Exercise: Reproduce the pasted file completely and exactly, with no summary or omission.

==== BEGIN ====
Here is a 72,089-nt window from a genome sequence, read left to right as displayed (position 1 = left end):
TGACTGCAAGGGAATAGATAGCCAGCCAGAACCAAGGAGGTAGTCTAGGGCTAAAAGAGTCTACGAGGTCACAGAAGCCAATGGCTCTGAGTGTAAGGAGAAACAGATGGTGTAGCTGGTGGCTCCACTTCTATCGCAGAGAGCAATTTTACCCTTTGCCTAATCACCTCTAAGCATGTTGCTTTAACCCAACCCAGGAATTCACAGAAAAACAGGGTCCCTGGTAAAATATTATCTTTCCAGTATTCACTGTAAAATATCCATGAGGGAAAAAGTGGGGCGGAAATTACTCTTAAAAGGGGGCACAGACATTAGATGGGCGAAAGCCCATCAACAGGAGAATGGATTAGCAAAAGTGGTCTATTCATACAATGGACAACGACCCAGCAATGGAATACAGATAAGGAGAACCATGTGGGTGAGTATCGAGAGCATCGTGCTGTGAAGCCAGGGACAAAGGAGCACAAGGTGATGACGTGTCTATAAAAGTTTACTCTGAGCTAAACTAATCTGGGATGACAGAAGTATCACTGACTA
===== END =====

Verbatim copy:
Here is a 72,089-nt window from a genome sequence, read left to right as displayed (position 1 = left end):
TGACTGCAAGGGAATAGATAGCCAGCCAGAACCAAGGAGGTAGTCTAGGGCTAAAAGAGTCTACGAGGTCACAGAAGCCAATGGCTCTGAGTGTAAGGAGAAACAGATGGTGTAGCTGGTGGCTCCACTTCTATCGCAGAGAGCAATTTTACCCTTTGCCTAATCACCTCTAAGCATGTTGCTTTAACCCAACCCAGGAATTCACAGAAAAACAGGGTCCCTGGTAAAATATTATCTTTCCAGTATTCACTGTAAAATATCCATGAGGGAAAAAGTGGGGCGGAAATTACTCTTAAAAGGGGGCACAGACATTAGATGGGCGAAAGCCCATCAACAGGAGAATGGATTAGCAAAAGTGGTCTATTCATACAATGGACAACGACCCAGCAATGGAATACAGATAAGGAGAACCATGTGGGTGAGTATCGAGAGCATCGTGCTGTGAAGCCAGGGACAAAGGAGCACAAGGTGATGACGTGTCTATAAAAGTTTACTCTGAGCTAAACTAATCTGGGATGACAGAAGTATCACTGACTA